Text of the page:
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With all of these approaches, the goal is to obtain the largest amount of funding for the network (within the constraints of needs) and then to stretch that budget accordingly. There will likely be points in the design that have longer amortization schedules than others, and this will help to make the budget go further. For example, many corporations plan for the cable plant to last over fifteen years (an optimistic figure in some cases), so you shouldn’t skimp on cabling materials or installation. Such expenses can be amortized over a number of years, thus making them appear more cost effective. Plus, a few pennies saved here will likely cost a great deal more in the long run. Ultimately, it’s best to try and work with the business and the corporate culture to establish a fair method for dealing with the cost factors.

Network Design in the Real World: Cabling

A network designer installed three live Category 5 wires to each desktop along with a six-pair Category 3 for voice services in a campus installation that I eventually took over. A live connection meant that it was terminated to a shared media hub or switch. Cross-connects were accomplished virtually, using VLANs (virtual LANs). This design cost a great deal to implement, but saved thousands of dollars in cabling and cross-connects. MAC (move, add, and change) costs were greatly reduced and theoretically could have been eliminated with dynamic VLAN assignments. By the way, this particular shop had three different platforms—Macintosh, Windows, and Unix—on almost every desktop, lending itself to the three-drop design.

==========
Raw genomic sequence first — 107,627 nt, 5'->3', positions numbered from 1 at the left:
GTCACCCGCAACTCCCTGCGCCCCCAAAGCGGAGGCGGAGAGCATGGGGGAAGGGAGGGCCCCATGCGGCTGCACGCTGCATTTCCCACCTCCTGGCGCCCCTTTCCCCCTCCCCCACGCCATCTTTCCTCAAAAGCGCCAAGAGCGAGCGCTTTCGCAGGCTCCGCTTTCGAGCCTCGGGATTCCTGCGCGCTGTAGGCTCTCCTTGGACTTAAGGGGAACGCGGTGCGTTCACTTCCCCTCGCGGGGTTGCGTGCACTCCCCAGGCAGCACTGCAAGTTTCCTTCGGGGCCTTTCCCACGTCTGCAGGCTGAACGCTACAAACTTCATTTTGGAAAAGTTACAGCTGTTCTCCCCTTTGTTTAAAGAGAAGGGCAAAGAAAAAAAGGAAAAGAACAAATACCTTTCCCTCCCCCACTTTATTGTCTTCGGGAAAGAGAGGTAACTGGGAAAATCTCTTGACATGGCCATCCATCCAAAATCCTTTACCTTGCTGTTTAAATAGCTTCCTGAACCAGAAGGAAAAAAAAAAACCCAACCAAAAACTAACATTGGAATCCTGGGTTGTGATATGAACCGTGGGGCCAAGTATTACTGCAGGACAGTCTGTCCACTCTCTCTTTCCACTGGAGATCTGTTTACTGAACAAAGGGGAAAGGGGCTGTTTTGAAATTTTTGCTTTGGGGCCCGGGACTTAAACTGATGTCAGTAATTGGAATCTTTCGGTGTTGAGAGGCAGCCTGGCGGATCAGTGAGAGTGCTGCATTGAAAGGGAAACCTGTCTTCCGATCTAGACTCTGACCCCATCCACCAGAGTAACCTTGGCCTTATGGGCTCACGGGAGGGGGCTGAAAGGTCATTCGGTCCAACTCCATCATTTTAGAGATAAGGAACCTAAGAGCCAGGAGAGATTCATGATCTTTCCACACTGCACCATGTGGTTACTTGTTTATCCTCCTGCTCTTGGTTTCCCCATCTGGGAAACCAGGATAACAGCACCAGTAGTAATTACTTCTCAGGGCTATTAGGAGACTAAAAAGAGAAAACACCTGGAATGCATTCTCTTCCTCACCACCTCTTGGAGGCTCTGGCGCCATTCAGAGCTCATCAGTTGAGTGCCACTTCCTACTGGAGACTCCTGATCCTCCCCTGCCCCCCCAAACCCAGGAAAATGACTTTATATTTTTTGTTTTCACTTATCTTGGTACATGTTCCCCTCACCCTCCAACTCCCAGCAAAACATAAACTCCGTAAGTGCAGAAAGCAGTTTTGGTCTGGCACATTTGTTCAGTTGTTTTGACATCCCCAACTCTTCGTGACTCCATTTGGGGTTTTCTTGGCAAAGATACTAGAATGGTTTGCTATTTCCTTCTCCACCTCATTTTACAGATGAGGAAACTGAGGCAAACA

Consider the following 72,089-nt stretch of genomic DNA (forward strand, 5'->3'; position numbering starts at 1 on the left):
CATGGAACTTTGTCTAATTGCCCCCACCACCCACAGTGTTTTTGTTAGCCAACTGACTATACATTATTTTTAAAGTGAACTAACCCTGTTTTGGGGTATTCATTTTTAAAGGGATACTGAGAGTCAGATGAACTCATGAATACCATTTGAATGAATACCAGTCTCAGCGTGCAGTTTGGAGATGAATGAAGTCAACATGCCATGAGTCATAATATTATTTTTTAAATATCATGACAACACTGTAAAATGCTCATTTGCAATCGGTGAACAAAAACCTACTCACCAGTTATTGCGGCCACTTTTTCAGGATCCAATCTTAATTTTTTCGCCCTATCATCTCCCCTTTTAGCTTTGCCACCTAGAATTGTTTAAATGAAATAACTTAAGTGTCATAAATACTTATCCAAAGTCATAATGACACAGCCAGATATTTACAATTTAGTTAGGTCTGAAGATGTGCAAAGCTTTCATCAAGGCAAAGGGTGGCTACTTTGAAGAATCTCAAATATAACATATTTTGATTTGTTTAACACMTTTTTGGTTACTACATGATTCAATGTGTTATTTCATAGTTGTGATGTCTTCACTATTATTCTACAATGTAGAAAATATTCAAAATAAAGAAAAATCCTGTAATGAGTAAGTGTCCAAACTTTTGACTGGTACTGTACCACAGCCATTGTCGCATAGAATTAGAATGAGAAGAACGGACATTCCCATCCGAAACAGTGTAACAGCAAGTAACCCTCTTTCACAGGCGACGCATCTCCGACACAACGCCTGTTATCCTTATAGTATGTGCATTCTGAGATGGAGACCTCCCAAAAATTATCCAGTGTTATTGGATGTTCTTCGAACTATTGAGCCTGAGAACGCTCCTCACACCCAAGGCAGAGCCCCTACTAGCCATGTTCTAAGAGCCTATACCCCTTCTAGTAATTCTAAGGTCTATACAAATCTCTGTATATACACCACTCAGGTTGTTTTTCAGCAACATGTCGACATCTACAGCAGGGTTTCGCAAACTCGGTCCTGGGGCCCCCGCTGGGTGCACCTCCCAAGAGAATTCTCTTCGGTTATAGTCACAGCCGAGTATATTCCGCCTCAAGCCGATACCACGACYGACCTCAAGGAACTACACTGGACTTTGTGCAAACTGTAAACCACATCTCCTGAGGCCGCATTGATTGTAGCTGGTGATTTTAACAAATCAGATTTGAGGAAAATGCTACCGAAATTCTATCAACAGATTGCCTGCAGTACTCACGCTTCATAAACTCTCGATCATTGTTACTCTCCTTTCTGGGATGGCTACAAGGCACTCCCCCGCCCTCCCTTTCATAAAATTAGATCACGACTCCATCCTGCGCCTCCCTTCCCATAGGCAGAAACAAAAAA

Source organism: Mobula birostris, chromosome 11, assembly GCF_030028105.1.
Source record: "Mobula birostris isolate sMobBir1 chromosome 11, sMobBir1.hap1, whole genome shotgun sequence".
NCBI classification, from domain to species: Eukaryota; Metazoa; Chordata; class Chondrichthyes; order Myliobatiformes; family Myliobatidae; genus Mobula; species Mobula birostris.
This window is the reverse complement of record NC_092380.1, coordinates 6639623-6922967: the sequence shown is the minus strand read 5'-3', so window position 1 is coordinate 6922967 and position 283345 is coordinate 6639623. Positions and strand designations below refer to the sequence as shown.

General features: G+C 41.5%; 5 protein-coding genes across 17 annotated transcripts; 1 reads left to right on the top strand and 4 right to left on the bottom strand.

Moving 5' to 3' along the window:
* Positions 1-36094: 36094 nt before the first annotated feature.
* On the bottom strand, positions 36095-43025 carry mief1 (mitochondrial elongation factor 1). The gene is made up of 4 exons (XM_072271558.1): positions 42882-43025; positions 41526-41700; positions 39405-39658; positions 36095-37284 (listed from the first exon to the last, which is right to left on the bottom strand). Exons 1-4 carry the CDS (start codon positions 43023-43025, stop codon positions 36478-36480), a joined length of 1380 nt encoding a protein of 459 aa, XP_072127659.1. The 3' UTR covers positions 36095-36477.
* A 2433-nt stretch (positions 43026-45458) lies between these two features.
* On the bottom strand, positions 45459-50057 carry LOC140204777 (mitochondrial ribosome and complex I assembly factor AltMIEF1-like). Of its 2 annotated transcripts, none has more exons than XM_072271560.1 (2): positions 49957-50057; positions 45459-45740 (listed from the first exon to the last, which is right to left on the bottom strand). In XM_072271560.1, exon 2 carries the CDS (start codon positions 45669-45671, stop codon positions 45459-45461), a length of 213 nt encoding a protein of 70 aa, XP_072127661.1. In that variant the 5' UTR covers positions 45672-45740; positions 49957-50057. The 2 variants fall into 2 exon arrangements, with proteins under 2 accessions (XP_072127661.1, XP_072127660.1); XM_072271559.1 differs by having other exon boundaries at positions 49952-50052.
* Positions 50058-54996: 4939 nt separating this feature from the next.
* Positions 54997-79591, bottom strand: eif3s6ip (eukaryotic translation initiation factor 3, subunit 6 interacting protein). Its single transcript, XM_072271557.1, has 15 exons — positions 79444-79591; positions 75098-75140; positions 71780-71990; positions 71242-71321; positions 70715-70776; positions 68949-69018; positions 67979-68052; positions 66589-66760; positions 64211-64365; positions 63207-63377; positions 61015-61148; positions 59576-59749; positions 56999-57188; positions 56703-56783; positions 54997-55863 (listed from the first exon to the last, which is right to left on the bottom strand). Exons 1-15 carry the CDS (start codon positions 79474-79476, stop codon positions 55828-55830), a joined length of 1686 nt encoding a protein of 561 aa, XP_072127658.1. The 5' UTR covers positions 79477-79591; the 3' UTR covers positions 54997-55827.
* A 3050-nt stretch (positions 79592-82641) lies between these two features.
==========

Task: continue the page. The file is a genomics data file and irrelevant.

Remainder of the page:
This is a great demonstration of the importance of considering corporate needs and, to a certain degree, culture. Various efforts to remove even some of the machines from each desktop were largely unsuccessful, prima-rily because of the corporate culture at the time. IT was unable to resolve this conflict, which resulted in spending a great deal on network, workstation, and software equipment and licenses. While the network designer should be able to work with other IT groups and management to prevent such waste, a good designer should also be able to accommodate their demands. We’ll come back to this network when discussing broadcasts and other constraints. For now, just note that multiple networks were desirable for each desktop—Macintosh and Windows on one and Unix on the other—adding another expense to the design criteria.